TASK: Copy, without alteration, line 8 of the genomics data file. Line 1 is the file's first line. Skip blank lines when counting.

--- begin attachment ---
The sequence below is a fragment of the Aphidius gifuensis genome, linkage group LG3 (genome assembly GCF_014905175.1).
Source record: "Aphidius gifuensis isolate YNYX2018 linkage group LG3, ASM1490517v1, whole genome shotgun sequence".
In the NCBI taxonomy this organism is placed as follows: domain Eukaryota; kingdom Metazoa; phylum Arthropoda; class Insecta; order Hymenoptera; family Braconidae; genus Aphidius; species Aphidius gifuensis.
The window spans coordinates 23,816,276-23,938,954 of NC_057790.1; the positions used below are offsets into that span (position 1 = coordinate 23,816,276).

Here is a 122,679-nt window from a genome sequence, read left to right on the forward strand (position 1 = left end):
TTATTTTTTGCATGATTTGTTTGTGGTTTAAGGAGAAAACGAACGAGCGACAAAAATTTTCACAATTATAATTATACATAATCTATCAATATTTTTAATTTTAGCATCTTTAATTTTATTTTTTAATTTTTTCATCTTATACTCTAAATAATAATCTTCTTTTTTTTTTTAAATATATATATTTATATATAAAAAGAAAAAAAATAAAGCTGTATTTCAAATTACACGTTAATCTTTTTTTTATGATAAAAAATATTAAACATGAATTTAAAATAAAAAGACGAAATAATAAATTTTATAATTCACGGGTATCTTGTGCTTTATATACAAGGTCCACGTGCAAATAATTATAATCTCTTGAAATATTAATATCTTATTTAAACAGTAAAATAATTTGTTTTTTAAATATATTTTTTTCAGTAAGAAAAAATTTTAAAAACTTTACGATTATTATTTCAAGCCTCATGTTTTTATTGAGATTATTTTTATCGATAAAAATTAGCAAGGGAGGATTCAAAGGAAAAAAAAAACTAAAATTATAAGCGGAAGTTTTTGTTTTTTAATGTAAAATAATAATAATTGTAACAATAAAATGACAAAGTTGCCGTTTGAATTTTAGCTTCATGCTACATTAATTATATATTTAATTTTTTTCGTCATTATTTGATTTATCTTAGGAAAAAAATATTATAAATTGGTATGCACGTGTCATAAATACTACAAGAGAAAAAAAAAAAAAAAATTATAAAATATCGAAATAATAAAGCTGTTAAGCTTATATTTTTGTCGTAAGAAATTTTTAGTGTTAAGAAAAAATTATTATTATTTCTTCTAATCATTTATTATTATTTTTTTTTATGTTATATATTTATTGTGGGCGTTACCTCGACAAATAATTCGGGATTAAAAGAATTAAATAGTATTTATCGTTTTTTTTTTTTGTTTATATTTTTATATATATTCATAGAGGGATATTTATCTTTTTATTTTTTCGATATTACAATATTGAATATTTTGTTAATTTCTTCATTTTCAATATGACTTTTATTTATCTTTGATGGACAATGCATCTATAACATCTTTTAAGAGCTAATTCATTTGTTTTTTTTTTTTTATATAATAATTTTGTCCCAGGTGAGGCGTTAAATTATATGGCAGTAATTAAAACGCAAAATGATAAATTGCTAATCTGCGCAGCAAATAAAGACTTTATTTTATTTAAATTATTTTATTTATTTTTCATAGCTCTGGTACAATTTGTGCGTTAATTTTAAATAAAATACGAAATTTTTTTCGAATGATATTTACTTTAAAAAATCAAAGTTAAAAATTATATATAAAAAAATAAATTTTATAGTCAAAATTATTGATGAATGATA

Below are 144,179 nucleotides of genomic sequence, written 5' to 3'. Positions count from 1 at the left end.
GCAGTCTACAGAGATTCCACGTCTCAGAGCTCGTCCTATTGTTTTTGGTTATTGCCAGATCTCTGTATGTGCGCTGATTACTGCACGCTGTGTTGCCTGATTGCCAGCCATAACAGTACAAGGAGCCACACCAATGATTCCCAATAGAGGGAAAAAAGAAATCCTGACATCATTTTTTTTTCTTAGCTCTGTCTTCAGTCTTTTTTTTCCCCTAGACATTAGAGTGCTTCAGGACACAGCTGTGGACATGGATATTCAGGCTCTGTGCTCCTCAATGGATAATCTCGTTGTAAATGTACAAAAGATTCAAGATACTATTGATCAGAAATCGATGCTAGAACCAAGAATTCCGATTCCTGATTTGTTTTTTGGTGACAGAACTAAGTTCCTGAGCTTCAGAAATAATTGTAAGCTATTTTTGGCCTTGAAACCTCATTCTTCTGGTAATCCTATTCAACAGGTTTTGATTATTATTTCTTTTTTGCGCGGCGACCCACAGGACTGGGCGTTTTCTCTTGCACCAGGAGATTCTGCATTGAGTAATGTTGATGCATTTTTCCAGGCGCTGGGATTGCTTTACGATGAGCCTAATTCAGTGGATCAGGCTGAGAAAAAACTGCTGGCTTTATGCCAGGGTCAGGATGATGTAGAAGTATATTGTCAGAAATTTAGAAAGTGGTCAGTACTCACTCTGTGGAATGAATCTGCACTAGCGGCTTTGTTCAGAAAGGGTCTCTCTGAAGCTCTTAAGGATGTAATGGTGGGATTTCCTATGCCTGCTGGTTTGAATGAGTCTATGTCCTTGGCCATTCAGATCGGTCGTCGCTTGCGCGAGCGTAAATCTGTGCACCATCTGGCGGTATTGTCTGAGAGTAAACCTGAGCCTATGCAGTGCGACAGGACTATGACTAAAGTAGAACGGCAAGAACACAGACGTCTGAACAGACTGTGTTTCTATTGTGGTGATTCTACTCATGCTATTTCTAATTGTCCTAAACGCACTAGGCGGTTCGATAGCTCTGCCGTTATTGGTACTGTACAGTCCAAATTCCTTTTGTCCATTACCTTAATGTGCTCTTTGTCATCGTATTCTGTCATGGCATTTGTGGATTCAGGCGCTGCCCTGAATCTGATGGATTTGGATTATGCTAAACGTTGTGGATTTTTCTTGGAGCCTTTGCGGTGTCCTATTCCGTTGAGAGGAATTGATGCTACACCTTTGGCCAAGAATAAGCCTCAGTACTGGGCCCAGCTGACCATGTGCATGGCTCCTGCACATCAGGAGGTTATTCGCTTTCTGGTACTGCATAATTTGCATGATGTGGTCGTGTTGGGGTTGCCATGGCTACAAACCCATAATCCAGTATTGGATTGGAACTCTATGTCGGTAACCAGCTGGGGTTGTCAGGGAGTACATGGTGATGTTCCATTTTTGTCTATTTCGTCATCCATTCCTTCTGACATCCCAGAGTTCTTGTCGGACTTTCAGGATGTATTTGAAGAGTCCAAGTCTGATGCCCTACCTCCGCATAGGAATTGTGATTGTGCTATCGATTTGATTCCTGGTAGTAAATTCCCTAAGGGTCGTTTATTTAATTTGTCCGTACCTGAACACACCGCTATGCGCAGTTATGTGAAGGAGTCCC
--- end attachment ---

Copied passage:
GCAGTCTACAGAGATTCCACGTCTCAGAGCTCGTCCTATTGTTTTTGGTTATTGCCAGATCTCTGTATGTGCGCTGATTACTGCACGCTGTGTTGCCTGATTGCCAGCCATAACAGTACAAGGAGCCACACCAATGATTCCCAATAGAGGGAAAAAAGAAATCCTGACATCATTTTTTTTTCTTAGCTCTGTCTTCAGTCTTTTTTTTCCCCTAGACATTAGAGTGCTTCAGGACACAGCTGTGGACATGGATATTCAGGCTCTGTGCTCCTCAATGGATAATCTCGTTGTAAATGTACAAAAGATTCAAGATACTATTGATCAGAAATCGATGCTAGAACCAAGAATTCCGATTCCTGATTTGTTTTTTGGTGACAGAACTAAGTTCCTGAGCTTCAGAAATAATTGTAAGCTATTTTTGGCCTTGAAACCTCATTCTTCTGGTAATCCTATTCAACAGGTTTTGATTATTATTTCTTTTTTGCGCGGCGACCCACAGGACTGGGCGTTTTCTCTTGCACCAGGAGATTCTGCATTGAGTAATGTTGATGCATTTTTCCAGGCGCTGGGATTGCTTTACGATGAGCCTAATTCAGTGGATCAGGCTGAGAAAAAACTGCTGGCTTTATGCCAGGGTCAGGATGATGTAGAAGTATATTGTCAGAAATTTAGAAAGTGGTCAGTACTCACTCTGTGGAATGAATCTGCACTAGCGGCTTTGTTCAGAAAGGGTCTCTCTGAAGCTCTTAAGGATGTAATGGTGGGATTTCCTATGCCTGCTGGTTTGAATGAGTCTATGTCCTTGGCCATTCAGATCGGTCGTCGCTTGCGCGAGCGTAAATCTGTGCACCATCTGGCGGTATTGTCTGAGAGTAAACCTGAGCCTATGCAGTGCGACAGGACTATGACTAAAGTAGAACGGCAAGAACACAGACGTCTGAACAGACTGTGTTTCTATTGTGGTGATTCTACTCATGCTATTTCTAATTGTCCTAAACGCACTAGGCGGTTCGATAGCTCTGCCGTTATTGGTACTGTACAGTCCAAATTCCTTTTGTCCATTACCTTAATGTGCTCTTTGTCATCGTATTCTGTCATGGCATTTGTGGATTCAGGCGCTGCCCTGAATCTGATGGATTTGGATTATGCTAAACGTTGTGGATTTTTCTTGGAGCCTTTGCGGTGTCCTATTCCGTTGAGAGGAATTGATGCTACACCTTTGGCCAAGAATAAGCCTCAGTACTGGGCCCAGCTGACCATGTGCATGGCTCCTGCACATCAGGAGGTTATTCGCTTTCTGGTACTGCATAATTTGCATGATGTGGTCGTGTTGGGGTTGCCATGGCTACAAACCCATAATCCAGTATTGGATTGGAACTCTATGTCGGTAACCAGCTGGGGTTGTCAGGGAGTACATGGTGATGTTCCATTTTTGTCTATTTCGTCATCCATTCCTTCTGACATCCCAGAGTTCTTGTCGGACTTTCAGGATGTATTTGAAGAGTCCAAGTCTGATGCCCTACCTCCGCATAGGAATTGTGATTGTGCTATCGATTTGATTCCTGGTAGTAAATTCCCTAAGGGTCGTTTATTTAATTTGTCCGTACCTGAACACACCGCTATGCGCAGTTATGTGAAGGAGTCCC